The Role of Genetics and Environmental Factors on Autoimmune Disease Incidence With a Focus on Gender Bias in a Family Case Study
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CitationCormack, Taylor. 2019. The Role of Genetics and Environmental Factors on Autoimmune Disease Incidence With a Focus on Gender Bias in a Family Case Study. Master's thesis, Harvard Extension School.
AbstractMost autoimmune diseases disproportionately affect women more than men, with women comprising about 80% of autoimmune disease incidence. The cause for this discrepancy is not known, although there are both genetic and environmental hypotheses. This thesis project aimed to elucidate whether the increased prevalence in women is due to a genetic or environmental factor by analyzing single nucleotide polymorphism (SNP) data from a family of five individuals with a mix of autoimmune diseases (systemic lupus erythematosus (SLE), psoriasis and Hashimoto’s thyroiditis). The overarching hypothesis was that the increased prevalence of autoimmune diseases in women is caused by differing levels of sex hormones due to differing levels of estrogen receptors which can in turn affect vitamin D and calcium levels and affect tight junctions and epithelial barrier integrity. This was examined in the context of the current known literature and SNPs from each member of the family. Each autoimmune disease was looked at and harmful SNPs were analyzed. By comparing and contrasting the male, who has lupus, to the female members of his family, two of which have separate autoimmune diseases and two of which are healthy, differences and similarities in the SNP profile led to the finding of a SNP in the estrogen receptor alpha that is correlated with environmental factors, such as smoking. The male subject, who has lupus, is heterozygous for this polymorphism and so is his female daughter, who does not have lupus. The male subject was a heavy smoker at the time of disease onset and his daughter has never smoked, which may be a reason for the similar SNP profiles but difference in disease onset.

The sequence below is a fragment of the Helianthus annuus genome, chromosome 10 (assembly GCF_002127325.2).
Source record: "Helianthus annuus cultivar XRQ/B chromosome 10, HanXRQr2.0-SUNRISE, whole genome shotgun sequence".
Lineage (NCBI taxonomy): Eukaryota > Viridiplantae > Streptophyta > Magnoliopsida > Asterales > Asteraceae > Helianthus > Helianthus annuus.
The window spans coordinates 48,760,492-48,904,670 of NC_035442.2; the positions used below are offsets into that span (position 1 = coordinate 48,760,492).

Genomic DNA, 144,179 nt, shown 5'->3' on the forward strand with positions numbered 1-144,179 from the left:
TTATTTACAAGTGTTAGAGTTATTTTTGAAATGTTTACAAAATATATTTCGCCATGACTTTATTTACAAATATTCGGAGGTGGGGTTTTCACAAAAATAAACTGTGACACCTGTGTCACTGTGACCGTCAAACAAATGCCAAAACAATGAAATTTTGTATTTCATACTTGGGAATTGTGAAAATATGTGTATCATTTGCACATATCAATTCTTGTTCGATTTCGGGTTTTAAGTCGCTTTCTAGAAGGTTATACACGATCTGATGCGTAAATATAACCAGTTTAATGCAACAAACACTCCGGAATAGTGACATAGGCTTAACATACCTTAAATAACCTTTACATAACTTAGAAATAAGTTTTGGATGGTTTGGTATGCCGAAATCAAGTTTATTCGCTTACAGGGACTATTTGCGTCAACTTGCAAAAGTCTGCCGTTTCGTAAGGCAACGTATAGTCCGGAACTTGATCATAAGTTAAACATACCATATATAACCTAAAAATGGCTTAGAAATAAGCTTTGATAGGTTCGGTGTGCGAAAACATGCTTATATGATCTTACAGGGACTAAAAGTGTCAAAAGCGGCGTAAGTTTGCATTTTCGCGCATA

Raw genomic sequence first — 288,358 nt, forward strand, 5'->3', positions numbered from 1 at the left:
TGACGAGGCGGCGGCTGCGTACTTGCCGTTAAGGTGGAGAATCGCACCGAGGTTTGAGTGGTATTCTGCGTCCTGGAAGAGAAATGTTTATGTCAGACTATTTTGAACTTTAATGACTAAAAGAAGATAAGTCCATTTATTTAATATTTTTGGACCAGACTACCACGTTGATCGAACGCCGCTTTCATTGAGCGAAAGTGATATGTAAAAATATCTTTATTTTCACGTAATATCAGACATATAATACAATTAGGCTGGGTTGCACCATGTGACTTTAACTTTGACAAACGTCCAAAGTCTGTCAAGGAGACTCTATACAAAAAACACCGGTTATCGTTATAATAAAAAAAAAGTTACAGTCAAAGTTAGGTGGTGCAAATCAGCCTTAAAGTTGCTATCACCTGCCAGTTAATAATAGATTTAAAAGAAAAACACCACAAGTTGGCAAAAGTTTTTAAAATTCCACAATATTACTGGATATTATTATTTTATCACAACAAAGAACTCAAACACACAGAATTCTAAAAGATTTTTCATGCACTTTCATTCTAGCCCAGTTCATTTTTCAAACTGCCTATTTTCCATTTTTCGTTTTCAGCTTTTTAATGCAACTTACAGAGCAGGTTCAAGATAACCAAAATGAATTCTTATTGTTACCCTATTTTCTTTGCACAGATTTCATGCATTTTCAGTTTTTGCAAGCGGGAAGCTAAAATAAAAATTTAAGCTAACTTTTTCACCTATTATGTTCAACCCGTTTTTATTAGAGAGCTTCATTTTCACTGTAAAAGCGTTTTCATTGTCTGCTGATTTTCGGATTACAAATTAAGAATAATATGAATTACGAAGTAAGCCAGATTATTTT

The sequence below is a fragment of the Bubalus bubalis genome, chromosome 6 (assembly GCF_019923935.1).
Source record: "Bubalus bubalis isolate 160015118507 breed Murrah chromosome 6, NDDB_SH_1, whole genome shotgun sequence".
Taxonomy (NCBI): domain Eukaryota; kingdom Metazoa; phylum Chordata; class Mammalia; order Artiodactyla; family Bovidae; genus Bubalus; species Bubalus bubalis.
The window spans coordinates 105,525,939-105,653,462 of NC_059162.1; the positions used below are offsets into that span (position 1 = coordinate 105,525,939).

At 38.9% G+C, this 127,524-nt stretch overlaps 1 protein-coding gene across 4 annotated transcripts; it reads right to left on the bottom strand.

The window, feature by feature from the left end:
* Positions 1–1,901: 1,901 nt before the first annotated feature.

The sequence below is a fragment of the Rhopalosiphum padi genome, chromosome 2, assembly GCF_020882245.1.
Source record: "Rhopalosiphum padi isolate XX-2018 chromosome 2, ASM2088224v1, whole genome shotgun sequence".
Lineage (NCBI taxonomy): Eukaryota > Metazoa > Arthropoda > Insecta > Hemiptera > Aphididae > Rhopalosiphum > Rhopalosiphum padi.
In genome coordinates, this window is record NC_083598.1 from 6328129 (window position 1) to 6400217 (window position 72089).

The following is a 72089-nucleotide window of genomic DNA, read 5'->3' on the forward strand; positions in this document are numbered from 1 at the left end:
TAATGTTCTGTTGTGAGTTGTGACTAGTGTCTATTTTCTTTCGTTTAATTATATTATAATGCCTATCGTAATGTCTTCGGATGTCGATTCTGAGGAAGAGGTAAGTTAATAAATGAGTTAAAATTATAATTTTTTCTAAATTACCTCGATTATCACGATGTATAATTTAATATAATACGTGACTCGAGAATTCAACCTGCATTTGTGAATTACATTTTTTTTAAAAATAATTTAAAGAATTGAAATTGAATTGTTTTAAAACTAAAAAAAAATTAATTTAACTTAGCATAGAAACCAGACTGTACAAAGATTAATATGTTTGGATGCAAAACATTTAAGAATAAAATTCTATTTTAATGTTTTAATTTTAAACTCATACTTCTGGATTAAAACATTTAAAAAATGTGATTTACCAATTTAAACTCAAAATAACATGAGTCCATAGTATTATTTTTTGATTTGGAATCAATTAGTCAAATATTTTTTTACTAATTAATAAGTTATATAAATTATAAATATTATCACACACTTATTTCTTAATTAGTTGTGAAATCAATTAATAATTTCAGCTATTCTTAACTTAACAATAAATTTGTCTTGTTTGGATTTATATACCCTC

Citable link to this pagehttp://nrs.harvard.edu/urn-3:HUL.InstRepos:42004247
- DCE Theses and Dissertations 
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